Renowned as America's pre-eminent black-and-white landscape photographer, Ansel Adams began to photograph in color soon after Kodachrome film was invented in the mid 1930s. He made nearly 3,500 color photographs, a small fraction of which were published for the first time in the 1993 edition of ANSEL ADAMS IN COLOR. In this newly revised and expanded edition, 20 unpublished photographs have been added. New digital scanning and printing technologies allow a more faithful representation of Adams's color photography.
About the Author
In a career that spanned six decades, Ansel Adams was at once America's foremost landscape photographer and one of its most ardent environmentalists. His work has been published in a multitude of books, posters, and calendars.
Andrea G. Stillman, who worked with Adams in the 1970s, has edited several books of his photographs and writings, including Letters and Images: 1916-1984, Our National Parks, and Ansel Adams: 400 Photographs. She lives in New York City. John P. Schaefer was a student, collaborator, and close friend of Ansel Adams, and is currently the president of Research Corporation and a Trustee of The Ansel Adams Publishing Rights Trust. In 1975, as president of the University of Arizona, he helped found the Center for Creative Photography. He lives in Tucson, Arizona.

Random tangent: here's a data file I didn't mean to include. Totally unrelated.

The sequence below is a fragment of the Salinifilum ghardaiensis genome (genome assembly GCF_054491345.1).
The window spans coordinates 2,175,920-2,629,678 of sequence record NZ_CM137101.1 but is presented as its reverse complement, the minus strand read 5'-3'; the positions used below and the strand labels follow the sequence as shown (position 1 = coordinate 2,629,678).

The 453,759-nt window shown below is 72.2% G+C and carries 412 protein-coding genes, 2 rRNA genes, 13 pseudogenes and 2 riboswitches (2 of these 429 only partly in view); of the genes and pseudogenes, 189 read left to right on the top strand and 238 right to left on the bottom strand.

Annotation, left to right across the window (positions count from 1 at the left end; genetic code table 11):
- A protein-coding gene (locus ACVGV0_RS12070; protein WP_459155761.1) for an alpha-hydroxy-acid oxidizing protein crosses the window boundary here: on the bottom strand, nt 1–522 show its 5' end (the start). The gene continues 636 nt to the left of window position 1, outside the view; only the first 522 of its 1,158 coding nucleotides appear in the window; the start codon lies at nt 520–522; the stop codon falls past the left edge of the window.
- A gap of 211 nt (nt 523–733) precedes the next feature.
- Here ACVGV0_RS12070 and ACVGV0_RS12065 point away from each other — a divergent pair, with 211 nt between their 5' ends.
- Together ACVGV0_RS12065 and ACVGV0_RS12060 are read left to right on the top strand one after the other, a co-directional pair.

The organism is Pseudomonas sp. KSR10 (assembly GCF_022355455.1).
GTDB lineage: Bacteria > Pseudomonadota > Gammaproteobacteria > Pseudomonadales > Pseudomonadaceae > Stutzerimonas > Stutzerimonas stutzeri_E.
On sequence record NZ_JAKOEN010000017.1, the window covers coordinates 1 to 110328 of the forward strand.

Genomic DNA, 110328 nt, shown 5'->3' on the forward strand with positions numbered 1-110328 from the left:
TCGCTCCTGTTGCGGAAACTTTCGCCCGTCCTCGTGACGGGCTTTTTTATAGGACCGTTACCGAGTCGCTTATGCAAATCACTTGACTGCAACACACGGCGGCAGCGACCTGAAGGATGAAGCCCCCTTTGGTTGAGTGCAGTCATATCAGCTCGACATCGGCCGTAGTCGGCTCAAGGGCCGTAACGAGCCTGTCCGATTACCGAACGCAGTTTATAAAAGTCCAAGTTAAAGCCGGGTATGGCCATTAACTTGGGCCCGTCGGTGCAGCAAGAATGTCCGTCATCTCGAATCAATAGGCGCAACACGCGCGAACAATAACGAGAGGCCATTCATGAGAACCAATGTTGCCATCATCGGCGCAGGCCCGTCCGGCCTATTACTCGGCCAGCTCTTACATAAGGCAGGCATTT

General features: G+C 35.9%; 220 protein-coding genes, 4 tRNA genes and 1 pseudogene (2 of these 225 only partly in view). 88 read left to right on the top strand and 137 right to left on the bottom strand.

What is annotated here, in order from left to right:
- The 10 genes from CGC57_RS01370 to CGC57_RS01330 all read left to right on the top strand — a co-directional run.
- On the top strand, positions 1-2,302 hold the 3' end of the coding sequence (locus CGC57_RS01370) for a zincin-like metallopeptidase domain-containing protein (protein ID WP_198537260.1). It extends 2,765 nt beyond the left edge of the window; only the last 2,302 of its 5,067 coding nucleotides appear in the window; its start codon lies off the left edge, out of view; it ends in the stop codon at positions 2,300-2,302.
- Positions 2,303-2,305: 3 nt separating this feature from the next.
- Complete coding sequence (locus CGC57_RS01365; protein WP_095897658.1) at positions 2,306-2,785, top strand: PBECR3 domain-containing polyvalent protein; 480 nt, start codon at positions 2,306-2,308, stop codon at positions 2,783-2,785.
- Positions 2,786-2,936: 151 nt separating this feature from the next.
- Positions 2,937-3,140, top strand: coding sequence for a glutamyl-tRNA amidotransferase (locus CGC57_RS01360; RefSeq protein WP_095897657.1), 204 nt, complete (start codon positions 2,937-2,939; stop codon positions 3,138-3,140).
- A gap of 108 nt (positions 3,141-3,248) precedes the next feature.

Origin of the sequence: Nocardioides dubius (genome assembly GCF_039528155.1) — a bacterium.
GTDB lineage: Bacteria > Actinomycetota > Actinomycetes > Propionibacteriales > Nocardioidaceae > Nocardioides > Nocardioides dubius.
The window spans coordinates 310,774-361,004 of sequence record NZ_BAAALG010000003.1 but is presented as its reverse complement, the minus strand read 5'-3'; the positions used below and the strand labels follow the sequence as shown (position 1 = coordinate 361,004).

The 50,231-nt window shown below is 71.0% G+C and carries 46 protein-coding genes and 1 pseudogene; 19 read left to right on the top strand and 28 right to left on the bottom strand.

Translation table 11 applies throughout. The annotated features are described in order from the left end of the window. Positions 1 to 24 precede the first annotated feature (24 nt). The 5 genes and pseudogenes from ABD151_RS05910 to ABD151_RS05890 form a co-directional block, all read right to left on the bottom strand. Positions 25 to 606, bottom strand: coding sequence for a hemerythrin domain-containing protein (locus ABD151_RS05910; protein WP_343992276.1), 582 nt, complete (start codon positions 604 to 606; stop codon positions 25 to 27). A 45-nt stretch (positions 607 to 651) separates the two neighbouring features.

A new book, Ansel Adams in Color, revised and expanded from the 1993 edition, [has] laser scans that might have met even his finicky standards. —Richard B. Woodward